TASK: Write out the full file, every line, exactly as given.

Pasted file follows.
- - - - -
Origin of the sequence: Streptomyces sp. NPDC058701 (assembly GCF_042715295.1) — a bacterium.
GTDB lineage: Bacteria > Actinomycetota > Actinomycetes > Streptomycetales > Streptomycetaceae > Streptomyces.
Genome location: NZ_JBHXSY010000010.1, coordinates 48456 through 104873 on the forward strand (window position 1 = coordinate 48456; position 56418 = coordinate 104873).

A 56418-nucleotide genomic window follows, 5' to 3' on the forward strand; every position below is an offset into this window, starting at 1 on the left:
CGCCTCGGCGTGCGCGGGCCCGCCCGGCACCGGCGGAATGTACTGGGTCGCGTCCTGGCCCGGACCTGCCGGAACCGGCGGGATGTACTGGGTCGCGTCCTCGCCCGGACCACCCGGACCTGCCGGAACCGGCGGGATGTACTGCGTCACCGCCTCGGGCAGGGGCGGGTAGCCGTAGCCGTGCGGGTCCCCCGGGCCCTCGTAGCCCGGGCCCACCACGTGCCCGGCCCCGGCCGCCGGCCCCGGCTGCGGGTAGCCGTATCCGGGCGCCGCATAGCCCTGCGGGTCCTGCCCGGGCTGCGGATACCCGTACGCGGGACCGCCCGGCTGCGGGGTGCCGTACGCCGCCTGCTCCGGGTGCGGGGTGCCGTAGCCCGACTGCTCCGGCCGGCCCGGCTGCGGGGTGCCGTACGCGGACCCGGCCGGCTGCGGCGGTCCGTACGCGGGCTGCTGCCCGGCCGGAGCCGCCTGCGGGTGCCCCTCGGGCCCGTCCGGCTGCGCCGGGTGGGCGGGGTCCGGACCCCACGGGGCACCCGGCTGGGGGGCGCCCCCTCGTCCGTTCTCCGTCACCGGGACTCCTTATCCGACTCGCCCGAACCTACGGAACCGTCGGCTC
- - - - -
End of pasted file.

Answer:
Origin of the sequence: Streptomyces sp. NPDC058701 (assembly GCF_042715295.1) — a bacterium.
GTDB lineage: Bacteria > Actinomycetota > Actinomycetes > Streptomycetales > Streptomycetaceae > Streptomyces.
Genome location: NZ_JBHXSY010000010.1, coordinates 48456 through 104873 on the forward strand (window position 1 = coordinate 48456; position 56418 = coordinate 104873).

A 56418-nucleotide genomic window follows, 5' to 3' on the forward strand; every position below is an offset into this window, starting at 1 on the left:
CGCCTCGGCGTGCGCGGGCCCGCCCGGCACCGGCGGAATGTACTGGGTCGCGTCCTGGCCCGGACCTGCCGGAACCGGCGGGATGTACTGGGTCGCGTCCTCGCCCGGACCACCCGGACCTGCCGGAACCGGCGGGATGTACTGCGTCACCGCCTCGGGCAGGGGCGGGTAGCCGTAGCCGTGCGGGTCCCCCGGGCCCTCGTAGCCCGGGCCCACCACGTGCCCGGCCCCGGCCGCCGGCCCCGGCTGCGGGTAGCCGTATCCGGGCGCCGCATAGCCCTGCGGGTCCTGCCCGGGCTGCGGATACCCGTACGCGGGACCGCCCGGCTGCGGGGTGCCGTACGCCGCCTGCTCCGGGTGCGGGGTGCCGTAGCCCGACTGCTCCGGCCGGCCCGGCTGCGGGGTGCCGTACGCGGACCCGGCCGGCTGCGGCGGTCCGTACGCGGGCTGCTGCCCGGCCGGAGCCGCCTGCGGGTGCCCCTCGGGCCCGTCCGGCTGCGCCGGGTGGGCGGGGTCCGGACCCCACGGGGCACCCGGCTGGGGGGCGCCCCCTCGTCCGTTCTCCGTCACCGGGACTCCTTATCCGACTCGCCCGAACCTACGGAACCGTCGGCTC